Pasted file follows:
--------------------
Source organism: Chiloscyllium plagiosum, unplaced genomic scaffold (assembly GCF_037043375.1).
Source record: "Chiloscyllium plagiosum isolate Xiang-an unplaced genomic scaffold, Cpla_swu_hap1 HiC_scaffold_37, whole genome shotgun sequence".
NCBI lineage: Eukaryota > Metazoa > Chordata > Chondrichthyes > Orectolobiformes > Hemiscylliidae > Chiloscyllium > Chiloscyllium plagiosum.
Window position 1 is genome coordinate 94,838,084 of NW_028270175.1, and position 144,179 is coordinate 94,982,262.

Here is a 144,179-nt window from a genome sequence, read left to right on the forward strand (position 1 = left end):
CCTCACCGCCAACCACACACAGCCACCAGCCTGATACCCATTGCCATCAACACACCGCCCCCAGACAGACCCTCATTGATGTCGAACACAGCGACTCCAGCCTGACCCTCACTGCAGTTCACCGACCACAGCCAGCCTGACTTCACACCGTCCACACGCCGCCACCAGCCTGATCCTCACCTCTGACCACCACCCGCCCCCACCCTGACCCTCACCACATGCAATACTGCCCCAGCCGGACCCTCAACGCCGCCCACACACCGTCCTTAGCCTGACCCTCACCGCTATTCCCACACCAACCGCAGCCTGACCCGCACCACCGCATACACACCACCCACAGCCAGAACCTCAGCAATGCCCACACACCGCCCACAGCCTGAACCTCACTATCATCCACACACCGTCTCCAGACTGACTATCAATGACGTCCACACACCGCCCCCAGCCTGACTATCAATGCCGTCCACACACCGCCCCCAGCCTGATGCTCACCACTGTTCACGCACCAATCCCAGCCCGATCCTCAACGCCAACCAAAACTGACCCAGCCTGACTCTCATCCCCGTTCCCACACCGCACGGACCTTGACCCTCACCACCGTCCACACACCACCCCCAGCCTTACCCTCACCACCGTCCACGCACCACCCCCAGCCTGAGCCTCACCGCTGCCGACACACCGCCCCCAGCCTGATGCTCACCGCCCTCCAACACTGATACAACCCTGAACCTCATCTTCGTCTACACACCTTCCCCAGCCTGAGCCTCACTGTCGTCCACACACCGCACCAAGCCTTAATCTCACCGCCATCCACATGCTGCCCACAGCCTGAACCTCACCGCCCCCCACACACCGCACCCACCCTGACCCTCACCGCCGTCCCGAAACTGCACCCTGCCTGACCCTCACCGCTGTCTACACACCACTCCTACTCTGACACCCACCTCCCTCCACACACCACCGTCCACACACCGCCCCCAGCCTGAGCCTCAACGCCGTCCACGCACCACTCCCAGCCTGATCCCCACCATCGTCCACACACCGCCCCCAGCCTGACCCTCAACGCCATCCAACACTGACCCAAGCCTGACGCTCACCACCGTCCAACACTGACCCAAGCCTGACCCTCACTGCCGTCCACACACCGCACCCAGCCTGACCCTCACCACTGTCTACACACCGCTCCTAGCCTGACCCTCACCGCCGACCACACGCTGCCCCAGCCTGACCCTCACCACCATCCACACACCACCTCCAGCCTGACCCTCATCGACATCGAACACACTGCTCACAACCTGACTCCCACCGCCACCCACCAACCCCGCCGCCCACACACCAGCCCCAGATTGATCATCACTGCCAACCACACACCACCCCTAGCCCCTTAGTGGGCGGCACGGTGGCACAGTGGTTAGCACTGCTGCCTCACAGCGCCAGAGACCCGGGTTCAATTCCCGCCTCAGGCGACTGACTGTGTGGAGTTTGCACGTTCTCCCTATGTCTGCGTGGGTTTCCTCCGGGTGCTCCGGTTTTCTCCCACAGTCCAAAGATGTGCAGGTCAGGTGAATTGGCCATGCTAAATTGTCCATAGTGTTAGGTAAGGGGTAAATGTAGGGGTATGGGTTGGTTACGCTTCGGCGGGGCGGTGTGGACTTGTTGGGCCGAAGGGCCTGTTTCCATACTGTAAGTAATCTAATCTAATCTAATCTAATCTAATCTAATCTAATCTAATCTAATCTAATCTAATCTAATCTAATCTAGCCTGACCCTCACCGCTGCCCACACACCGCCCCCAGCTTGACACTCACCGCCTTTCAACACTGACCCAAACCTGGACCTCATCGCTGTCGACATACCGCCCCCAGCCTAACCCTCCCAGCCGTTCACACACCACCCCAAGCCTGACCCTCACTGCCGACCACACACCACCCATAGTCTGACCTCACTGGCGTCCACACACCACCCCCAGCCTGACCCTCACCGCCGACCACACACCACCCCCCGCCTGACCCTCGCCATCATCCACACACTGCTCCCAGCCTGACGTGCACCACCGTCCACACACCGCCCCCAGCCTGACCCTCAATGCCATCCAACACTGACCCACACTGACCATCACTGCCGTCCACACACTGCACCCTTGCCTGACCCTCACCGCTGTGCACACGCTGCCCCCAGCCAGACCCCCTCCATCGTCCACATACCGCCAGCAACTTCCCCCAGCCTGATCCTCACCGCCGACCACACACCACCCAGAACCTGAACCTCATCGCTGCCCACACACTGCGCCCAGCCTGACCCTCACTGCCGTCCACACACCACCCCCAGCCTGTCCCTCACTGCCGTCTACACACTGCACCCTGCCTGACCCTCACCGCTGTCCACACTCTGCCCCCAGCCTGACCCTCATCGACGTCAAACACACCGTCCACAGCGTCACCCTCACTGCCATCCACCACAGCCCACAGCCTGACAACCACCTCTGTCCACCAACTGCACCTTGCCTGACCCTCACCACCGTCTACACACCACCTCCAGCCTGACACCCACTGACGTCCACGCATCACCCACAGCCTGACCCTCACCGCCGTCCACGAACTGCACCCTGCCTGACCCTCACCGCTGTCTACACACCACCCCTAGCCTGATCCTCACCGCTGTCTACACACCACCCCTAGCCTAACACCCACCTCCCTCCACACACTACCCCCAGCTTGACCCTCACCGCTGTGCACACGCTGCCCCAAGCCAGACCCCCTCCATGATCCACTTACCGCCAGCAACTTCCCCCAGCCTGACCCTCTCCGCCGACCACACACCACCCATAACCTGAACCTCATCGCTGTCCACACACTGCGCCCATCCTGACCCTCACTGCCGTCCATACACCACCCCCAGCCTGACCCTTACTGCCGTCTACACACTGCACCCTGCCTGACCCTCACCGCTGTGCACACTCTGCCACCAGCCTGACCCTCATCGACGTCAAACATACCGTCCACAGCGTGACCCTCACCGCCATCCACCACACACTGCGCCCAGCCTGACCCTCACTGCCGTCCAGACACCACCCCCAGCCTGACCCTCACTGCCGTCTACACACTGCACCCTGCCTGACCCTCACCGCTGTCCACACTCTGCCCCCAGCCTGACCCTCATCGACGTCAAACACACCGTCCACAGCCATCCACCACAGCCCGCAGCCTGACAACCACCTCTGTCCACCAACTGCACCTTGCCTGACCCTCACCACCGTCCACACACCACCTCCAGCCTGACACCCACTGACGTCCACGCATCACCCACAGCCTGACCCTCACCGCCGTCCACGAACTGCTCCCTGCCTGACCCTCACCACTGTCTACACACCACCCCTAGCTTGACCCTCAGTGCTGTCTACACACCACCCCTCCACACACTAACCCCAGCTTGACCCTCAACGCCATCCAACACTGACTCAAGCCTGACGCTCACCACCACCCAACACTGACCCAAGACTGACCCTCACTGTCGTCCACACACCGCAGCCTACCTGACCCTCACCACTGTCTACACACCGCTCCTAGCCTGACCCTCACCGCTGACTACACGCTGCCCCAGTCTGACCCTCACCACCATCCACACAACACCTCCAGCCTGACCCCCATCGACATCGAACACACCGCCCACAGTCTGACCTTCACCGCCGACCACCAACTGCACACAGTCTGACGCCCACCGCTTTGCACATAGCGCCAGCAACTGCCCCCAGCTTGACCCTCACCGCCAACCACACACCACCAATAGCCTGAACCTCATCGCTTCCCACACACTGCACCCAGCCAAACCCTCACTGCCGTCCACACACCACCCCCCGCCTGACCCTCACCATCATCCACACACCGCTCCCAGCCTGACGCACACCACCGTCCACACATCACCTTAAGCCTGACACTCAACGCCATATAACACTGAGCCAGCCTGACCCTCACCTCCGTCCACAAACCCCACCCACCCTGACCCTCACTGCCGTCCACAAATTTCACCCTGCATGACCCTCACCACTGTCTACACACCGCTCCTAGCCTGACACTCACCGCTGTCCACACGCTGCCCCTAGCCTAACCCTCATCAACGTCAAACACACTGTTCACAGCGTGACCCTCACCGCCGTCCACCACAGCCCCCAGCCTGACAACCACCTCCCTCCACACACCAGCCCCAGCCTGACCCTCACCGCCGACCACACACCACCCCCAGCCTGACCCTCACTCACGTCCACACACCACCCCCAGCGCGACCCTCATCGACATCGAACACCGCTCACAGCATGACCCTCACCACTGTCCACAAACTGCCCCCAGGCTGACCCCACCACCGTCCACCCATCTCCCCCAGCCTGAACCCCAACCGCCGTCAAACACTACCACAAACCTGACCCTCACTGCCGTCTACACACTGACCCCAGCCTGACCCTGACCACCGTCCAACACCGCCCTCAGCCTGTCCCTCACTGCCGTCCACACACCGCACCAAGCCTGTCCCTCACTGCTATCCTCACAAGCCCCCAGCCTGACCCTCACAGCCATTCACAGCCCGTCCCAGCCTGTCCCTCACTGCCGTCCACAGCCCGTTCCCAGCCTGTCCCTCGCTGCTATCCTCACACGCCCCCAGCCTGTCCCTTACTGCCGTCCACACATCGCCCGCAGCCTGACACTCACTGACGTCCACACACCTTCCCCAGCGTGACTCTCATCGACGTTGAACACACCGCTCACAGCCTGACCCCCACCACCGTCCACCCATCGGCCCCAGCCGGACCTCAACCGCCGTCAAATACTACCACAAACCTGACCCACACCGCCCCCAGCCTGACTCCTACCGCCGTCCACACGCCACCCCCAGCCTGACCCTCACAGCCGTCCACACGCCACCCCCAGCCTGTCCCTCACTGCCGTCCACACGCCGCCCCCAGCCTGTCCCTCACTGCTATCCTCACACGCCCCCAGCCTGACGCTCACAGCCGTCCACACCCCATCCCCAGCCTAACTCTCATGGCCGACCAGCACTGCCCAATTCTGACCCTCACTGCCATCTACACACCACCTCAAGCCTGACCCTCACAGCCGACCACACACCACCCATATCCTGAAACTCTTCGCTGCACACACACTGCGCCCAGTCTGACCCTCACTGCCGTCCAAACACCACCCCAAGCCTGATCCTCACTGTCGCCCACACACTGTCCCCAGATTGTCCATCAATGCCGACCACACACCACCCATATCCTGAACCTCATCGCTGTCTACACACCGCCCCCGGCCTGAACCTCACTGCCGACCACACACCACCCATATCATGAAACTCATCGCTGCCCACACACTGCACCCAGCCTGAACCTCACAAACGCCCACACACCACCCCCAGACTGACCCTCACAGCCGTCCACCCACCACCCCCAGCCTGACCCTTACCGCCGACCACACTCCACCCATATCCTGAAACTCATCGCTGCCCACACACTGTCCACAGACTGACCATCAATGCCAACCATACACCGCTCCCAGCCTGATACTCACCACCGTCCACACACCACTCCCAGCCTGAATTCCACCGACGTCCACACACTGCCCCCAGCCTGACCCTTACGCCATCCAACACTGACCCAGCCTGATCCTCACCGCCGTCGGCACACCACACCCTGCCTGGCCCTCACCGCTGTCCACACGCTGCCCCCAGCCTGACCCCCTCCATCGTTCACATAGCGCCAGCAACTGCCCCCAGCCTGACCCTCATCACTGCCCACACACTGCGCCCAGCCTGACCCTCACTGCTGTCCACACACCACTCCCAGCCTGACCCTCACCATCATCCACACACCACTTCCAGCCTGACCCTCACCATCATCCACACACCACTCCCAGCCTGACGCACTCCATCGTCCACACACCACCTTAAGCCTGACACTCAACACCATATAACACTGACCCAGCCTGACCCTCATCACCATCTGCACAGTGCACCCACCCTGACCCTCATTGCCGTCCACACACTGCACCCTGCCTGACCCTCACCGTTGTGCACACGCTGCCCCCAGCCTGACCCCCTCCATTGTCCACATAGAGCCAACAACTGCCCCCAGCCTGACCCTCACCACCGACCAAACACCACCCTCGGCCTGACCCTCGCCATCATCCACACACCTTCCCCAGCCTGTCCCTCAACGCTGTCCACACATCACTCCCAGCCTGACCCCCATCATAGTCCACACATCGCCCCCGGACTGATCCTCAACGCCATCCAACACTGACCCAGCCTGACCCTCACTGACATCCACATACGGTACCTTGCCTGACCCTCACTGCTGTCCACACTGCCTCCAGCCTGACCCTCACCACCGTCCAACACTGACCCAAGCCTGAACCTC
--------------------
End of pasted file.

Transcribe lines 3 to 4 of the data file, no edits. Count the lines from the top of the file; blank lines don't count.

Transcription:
NCBI lineage: Eukaryota > Metazoa > Chordata > Chondrichthyes > Orectolobiformes > Hemiscylliidae > Chiloscyllium > Chiloscyllium plagiosum.
Window position 1 is genome coordinate 94,838,084 of NW_028270175.1, and position 144,179 is coordinate 94,982,262.